Reflections on the Impact Investment Summit

Bella Conyngham, Associate Engagement Manager (NSW and ACT) Philanthropy Australia Thu, 6 Apr 2023

Bella Conyngham, Philanthropy Australia’s Associate Engagement Manager (NSW and ACT), reflects on the key trends and take-aways from the Impact Investment Summit held in Sydney on 30-31 March 2023. 

What is impact investing? 

The Global Impact Investing Network defines impact investments as those made with the intention to generate positive, measurable social and environmental impact alongside a financial return. The impact investment market provides capital to address the world’s most pressing sector challenges and has been of growing interest to the philanthropic world – especially the next generation of givers. 

Unlocking barriers to impact – wisdom, action, courage 

Hundreds of people gathered to sit in on a plethora of inspiring sessions at the Impact Investment Summit in Sydney. Pioneers at the vanguard of impact, including Philanthropy Australia’s CEO Jack Heath and board member Amanda Miller spoke of the trends, barriers and opportunities in impact investing. 

Themes of wisdom, courage and action were common threads woven throughout the discourse of the conference. From these principles, we were guided into conversations in a way that brought participants together for the pursuit of a common goal – creating more positive impact.  

Catalytic capital vs gifts of capital?  

There is maturing understanding of the intersect between philanthropy and impact investing. We heard that philanthropy provides catalytic funding and often plays the role of being “the risk capital of risk capital”. The phrase casts philanthropists as venture capitalists for society – able to direct funds to the kinds of projects that are often too unproven to receive traditional funding.  

Philanthropic funding is secured to take “first loss” positions, so that social enterprises are able to grow to be “investment ready”. Tom Hall, Global Head Social Impact and Philanthropy at UBS, spoke about how this blended finance model is required to chase impact. That is, partnerships between different kinds of funders are critical to realise the huge new market opportunities – USD$12 trillion to be exact. 

Backing gender equity represents huge untapped potential 

Between the breakfast on the Orange Bond Initiative, the panel session on gender lens investment and the evening soiree celebrating women, it was clear that the strive for investing in gender equity is a key force at play. It was however, startling to learn that just 0.7% of venture capital in 2021 went to women-led start-ups, so it’s clear there are investment opportunities in this space. Panelists urged the audience to have a gender compass and to take a holistic view in how we employ a gender lens to giving, investing and impact.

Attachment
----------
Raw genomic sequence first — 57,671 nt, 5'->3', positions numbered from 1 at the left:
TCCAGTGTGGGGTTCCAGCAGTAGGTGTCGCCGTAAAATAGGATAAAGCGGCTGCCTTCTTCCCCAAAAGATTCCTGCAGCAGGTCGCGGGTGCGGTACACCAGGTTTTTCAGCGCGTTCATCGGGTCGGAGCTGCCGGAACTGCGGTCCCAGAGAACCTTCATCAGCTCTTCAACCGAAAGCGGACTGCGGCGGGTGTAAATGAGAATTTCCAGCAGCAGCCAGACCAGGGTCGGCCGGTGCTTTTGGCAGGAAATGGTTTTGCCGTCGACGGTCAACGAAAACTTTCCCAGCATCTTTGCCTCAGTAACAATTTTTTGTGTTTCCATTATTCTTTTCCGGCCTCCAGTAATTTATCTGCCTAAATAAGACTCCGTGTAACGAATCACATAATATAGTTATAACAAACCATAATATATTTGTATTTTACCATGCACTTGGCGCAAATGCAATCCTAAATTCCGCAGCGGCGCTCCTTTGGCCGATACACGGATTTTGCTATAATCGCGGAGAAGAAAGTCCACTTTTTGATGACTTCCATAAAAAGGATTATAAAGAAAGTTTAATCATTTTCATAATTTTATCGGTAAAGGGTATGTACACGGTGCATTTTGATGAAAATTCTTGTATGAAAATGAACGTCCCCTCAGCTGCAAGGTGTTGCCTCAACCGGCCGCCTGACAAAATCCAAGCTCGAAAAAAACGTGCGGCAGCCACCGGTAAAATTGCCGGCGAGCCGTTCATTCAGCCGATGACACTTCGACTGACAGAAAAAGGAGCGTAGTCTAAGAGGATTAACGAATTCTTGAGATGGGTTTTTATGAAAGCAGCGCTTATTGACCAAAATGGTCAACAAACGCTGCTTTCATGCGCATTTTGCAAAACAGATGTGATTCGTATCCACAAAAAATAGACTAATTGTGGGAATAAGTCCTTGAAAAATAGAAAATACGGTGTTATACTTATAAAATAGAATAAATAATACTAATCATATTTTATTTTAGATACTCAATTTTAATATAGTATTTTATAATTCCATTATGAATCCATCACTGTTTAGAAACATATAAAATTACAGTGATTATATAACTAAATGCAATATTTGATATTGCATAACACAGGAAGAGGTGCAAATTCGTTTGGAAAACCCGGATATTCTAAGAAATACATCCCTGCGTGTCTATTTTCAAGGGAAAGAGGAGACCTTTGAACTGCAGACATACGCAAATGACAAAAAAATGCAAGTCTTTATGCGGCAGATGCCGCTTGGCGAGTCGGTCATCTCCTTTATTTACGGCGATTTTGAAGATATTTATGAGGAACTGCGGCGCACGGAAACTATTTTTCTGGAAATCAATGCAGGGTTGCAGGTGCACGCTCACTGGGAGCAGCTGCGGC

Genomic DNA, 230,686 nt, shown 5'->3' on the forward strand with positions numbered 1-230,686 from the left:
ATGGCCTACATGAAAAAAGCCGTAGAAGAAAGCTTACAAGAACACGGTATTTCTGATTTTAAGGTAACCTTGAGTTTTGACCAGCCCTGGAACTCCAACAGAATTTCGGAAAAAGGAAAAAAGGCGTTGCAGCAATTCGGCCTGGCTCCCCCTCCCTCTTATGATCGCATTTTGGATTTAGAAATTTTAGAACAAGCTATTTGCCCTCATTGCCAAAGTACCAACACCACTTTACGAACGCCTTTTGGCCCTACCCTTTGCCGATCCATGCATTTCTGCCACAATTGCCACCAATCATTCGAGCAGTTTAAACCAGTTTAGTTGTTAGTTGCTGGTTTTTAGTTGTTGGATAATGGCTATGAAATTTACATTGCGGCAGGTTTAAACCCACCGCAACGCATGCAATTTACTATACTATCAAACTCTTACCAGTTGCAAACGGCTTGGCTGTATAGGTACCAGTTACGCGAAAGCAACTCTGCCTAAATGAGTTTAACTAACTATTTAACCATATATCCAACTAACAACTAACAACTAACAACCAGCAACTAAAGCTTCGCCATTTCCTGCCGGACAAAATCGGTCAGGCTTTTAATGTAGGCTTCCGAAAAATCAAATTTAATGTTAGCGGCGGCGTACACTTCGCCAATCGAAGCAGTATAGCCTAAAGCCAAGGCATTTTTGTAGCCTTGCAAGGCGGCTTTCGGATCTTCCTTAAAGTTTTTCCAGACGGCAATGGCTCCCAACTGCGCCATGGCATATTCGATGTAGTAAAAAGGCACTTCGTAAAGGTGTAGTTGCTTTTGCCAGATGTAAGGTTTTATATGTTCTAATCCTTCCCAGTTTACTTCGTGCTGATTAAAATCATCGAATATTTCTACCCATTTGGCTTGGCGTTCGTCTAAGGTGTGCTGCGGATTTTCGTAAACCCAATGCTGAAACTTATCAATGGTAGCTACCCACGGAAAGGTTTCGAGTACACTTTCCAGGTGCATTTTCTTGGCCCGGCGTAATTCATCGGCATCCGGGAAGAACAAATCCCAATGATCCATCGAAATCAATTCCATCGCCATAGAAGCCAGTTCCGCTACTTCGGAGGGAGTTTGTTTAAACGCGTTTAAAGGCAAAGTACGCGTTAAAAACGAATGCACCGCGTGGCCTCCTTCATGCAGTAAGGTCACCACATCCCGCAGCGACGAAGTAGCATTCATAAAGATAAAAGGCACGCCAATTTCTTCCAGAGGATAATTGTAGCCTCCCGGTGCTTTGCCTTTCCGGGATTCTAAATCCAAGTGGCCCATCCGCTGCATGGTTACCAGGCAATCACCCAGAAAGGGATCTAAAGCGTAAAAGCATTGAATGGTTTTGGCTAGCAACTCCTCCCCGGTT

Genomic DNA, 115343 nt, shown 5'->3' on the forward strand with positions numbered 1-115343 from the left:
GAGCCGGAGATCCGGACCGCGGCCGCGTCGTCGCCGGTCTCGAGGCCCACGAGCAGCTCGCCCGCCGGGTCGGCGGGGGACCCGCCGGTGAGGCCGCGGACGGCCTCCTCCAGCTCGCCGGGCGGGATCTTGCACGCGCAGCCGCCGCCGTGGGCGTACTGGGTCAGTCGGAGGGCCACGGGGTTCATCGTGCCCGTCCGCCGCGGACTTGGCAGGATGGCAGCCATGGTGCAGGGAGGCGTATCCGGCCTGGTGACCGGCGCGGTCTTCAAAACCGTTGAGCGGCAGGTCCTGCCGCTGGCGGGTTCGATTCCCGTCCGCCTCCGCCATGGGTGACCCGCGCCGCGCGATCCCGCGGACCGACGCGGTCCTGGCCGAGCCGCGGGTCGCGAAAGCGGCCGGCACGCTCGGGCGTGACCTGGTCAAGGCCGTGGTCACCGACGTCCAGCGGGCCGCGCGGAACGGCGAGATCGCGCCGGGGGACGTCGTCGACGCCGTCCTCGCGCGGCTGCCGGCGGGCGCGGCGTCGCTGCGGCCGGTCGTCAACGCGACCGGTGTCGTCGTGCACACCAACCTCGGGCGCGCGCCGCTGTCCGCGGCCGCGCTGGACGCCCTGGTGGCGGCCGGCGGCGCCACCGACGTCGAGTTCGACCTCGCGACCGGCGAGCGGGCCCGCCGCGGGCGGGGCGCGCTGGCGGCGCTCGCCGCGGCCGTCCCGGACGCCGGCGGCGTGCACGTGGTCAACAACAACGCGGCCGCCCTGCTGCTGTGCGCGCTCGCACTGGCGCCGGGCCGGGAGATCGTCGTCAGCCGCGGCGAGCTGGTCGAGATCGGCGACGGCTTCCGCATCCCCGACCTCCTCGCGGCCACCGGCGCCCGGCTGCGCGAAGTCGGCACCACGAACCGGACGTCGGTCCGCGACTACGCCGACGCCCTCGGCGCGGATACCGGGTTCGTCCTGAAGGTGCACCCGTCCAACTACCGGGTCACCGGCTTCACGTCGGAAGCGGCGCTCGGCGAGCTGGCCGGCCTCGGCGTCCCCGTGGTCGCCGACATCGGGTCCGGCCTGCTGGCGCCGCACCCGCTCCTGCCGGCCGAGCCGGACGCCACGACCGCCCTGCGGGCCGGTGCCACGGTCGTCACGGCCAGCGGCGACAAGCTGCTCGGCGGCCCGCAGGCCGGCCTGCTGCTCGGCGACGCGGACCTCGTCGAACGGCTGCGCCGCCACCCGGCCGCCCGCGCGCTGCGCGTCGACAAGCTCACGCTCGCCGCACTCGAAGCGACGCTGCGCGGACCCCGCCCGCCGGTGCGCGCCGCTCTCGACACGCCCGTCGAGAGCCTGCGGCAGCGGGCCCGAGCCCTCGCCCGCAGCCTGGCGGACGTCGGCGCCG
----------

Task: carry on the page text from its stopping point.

Rebalance of power is still a key issue 

Danny Almagor, Co-Founder of Small Giants Academy, facilitated a philosophy salon on the first day of the conference. Aptly named Winners Take All, it was an exploration of power and impact. The session asked participants to question the role of philanthropy in the context of entrenched power imbalances. Initiatives such as participatory grant-making are becoming more widely used, along with the practice of ceding grant-making power to affected community members and constituencies. It is clear the sector is working to shift power. The question is, how can we significantly move this dial even further?  

Use your networks  

The panel Creating Solutions for Driving Impact covered how members from a range of family foundations, businesses and offices have started on their impact-investing journey. The consistent message was to reach out to others in the sector – especially those already doing it. Consultants such as Australian Impact Investments and the Social Impact Hub would get you started. There are plenty of people willing to help, so the best first step is to reach out.  

Confidence in the future 

As the peak body for philanthropy across Australia, we see it as our responsibility to support the sector in growing its impact. The conference gave us confidence in the fact that there are many committed organisations and individuals collaborating to drive positive social and environmental change across the nation. I was inspired by the incredible fortitude displayed in the sector. 

Learn more on blended finance 

Join us for our latest collaboration with the Social Impact Hub for the following event to learn more about impact investing: 

Impact Investing in Practice: Using Blended Finance 

Thursday 27 April, 12pm-1.30pm AEST 

Register ($49 for Philanthropy Australia members; $79 for non-members)